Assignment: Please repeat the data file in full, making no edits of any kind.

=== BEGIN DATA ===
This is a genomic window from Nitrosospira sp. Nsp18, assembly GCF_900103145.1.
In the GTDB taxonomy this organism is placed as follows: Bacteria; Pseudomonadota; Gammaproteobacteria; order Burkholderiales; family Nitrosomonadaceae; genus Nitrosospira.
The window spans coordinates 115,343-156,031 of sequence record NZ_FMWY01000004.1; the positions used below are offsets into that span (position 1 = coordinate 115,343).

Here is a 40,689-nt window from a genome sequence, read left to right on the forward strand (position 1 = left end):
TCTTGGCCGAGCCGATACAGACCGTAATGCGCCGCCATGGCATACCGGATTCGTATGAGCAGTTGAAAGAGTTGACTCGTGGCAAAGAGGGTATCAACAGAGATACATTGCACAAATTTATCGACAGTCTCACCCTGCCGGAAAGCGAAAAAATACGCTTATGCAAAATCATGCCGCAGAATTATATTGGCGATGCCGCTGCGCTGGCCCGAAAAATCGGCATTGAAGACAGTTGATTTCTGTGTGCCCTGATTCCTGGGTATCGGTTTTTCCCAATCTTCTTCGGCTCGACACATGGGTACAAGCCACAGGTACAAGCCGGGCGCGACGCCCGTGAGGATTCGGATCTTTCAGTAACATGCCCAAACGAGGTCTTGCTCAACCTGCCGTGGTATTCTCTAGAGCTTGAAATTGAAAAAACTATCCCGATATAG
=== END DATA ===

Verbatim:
This is a genomic window from Nitrosospira sp. Nsp18, assembly GCF_900103145.1.
In the GTDB taxonomy this organism is placed as follows: Bacteria; Pseudomonadota; Gammaproteobacteria; order Burkholderiales; family Nitrosomonadaceae; genus Nitrosospira.
The window spans coordinates 115,343-156,031 of sequence record NZ_FMWY01000004.1; the positions used below are offsets into that span (position 1 = coordinate 115,343).

Here is a 40,689-nt window from a genome sequence, read left to right on the forward strand (position 1 = left end):
TCTTGGCCGAGCCGATACAGACCGTAATGCGCCGCCATGGCATACCGGATTCGTATGAGCAGTTGAAAGAGTTGACTCGTGGCAAAGAGGGTATCAACAGAGATACATTGCACAAATTTATCGACAGTCTCACCCTGCCGGAAAGCGAAAAAATACGCTTATGCAAAATCATGCCGCAGAATTATATTGGCGATGCCGCTGCGCTGGCCCGAAAAATCGGCATTGAAGACAGTTGATTTCTGTGTGCCCTGATTCCTGGGTATCGGTTTTTCCCAATCTTCTTCGGCTCGACACATGGGTACAAGCCACAGGTACAAGCCGGGCGCGACGCCCGTGAGGATTCGGATCTTTCAGTAACATGCCCAAACGAGGTCTTGCTCAACCTGCCGTGGTATTCTCTAGAGCTTGAAATTGAAAAAACTATCCCGATATAG